Dead Rhetoric: Manifesto is the latest album for the group – what were the songwriting and recording sessions like for this set of material? How do you assess the development of the group or specific changes you made compared to your debut album Fragments of Creation from 2016?

Drax: We are the same people in the band, so nothing changed there. The changes that happened were a result of the writing and the recording when it comes to the new album. Unfortunately, with how the world changed because of COVID-19, it’s harder for bands to stay together these days for long. I feel very happy about this, we are the same four people for so many years. Writing-wise and recording-wise, Manifesto got through a very tough period. The whole world faced this, we started recording the album during the pandemic, which was very, very tough. The drums for Manifesto were recorded when there were actual lockdowns. These sessions had to be very carefully organized, and I couldn’t be there. It was just our drummer wearing a mask, a sound engineer in a different room, wearing a mask – so it was a little bit different. In some ways it was extreme to do this for safety reasons during the pandemic, and if you had to travel within Greece you had to have specific reasons to be able to travel or otherwise you were stopped by the police and sent back home.

It wasn’t the easiest procedure. I also had to travel to play my guitars because we recorded those parts at my bass player’s studio. It took us a little bit more time because of that, but we are very happy with the final result. The differences between the records are everywhere. When we finished Fragments of Creation, we knew where we wanted to go with the next album. The elements that we liked a little bit more than others. Then we started playing shows, and we were listening to what the audience liked and preferred as well. Fortunately, people and their opinions were the same as ours. We chose those elements, and we started working more on these, and also to bring new elements to this music. We like to experiment with other things, bring stuff from other kinds of music to amplify those original elements that we had. These things in combination create what Manifesto is.

The songwriting procedure was different because Fragments of Creation was the first album, you just go for it and whatever your inspiration is, you just write things and build it up in a way. Manifesto was a little bit more focused I would say songwriting-wise. We really tried to do with every procedure just a little bit better than Fragments. Better songwriting, better recording, better studios, top performances, better mixing and better mastering. Let’s say you have 1% better here, 10% better there, 5% better there – immediately you have an album that’s at least 50-60% better sounding album.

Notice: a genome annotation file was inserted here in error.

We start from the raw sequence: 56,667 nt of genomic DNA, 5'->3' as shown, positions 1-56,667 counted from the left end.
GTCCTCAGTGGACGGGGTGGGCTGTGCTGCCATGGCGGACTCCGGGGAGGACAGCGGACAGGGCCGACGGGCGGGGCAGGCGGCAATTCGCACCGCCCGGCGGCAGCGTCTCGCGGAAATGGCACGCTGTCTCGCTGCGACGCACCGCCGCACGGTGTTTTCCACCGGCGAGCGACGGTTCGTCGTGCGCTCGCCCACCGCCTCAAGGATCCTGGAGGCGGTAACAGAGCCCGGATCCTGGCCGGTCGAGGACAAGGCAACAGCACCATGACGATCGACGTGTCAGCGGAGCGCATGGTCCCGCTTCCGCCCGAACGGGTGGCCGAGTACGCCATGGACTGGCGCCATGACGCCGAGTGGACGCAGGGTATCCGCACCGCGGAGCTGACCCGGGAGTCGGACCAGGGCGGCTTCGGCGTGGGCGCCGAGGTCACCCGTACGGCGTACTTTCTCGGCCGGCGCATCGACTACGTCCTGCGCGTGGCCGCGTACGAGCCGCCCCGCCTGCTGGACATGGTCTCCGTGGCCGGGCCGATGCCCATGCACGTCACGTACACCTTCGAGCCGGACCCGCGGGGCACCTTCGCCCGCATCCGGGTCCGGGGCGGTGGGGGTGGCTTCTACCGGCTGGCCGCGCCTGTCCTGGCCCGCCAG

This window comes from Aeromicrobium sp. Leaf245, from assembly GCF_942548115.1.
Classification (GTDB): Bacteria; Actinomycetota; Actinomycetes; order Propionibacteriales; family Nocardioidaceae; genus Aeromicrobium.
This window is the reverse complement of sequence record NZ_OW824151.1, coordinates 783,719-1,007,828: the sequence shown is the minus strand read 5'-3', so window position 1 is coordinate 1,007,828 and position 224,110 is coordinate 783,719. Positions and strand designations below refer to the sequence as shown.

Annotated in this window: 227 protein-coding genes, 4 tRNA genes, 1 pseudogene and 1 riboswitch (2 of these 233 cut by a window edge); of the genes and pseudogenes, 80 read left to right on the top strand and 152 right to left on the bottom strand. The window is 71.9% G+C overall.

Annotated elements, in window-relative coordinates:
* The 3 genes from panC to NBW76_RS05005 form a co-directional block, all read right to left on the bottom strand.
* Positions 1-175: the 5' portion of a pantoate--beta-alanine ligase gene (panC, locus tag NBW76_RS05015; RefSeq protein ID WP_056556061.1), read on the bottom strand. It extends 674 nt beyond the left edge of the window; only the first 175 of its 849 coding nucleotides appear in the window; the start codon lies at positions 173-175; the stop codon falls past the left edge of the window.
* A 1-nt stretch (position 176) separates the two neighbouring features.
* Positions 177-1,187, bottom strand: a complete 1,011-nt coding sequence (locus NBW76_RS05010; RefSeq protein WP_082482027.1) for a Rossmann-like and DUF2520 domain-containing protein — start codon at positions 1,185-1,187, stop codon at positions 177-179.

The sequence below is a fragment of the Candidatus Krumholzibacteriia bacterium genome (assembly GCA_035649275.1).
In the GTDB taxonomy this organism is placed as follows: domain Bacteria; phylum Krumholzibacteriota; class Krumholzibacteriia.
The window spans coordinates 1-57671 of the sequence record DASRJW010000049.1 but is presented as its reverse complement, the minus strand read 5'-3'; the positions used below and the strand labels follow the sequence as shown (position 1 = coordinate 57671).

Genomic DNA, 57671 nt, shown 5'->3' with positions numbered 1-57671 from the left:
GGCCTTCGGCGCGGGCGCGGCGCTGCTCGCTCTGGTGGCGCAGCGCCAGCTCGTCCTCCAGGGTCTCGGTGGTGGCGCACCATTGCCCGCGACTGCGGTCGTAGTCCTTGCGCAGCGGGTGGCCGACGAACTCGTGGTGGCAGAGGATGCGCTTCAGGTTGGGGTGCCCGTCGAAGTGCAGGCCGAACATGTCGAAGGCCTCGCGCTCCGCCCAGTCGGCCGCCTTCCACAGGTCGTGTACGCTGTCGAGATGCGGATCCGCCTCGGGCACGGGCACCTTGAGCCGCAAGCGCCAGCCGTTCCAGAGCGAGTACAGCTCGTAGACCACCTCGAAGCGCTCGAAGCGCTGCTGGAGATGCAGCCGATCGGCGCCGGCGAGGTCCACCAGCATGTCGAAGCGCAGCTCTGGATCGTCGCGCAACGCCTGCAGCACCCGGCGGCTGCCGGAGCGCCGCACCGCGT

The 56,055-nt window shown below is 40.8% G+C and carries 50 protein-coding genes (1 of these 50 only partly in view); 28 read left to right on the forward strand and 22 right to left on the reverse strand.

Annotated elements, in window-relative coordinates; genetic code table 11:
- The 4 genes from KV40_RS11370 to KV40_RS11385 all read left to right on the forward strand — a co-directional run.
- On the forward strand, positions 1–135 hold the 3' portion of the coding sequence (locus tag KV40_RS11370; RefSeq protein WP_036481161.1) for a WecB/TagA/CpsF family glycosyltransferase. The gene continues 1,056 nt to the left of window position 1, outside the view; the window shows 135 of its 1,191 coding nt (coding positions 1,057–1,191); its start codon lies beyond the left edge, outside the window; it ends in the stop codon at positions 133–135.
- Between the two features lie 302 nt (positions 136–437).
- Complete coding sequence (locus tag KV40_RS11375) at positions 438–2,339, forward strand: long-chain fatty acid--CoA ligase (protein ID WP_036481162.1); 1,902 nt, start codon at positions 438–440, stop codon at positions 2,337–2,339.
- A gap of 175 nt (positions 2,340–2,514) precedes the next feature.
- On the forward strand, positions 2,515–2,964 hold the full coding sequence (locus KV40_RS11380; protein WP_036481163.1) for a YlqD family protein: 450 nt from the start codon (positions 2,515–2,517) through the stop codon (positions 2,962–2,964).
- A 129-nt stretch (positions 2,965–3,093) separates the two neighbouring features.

Dead Rhetoric: Can you discuss the magnificent vocal delivery and depth of abilities at the disposal through Vasilis’ range? Does this make things easier for you as a band to develop solid riffs and intriguing twists/turns knowing that he can put things into a solid, melodic context?

Drax: Absolutely. Vasilis is one of my best friends first of all, and I always put the human relationships first. Also, he is one of the best singers that I know, and I am very, very happy to work with him. One of the main things I have in mind when I come up with the music for Sunburst is actually Vasilis. As an example, we rarely have very technical things when Vasilis is singing. When I am writing stuff and I know there is a singing part coming up, I step things down to allow him to have a bigger foundation to do whatever he wants to do and shine. When you have a singer like that, you have to let him shine through your music. Especially in the singing parts I’m writing, I have him completely in mind. I know what he can do, and what he can’t do. The more songs we write, the more I learn about him and keep in mind with my songwriting. I try to build songs that will be very comfortable for him and have him come up with great melodies.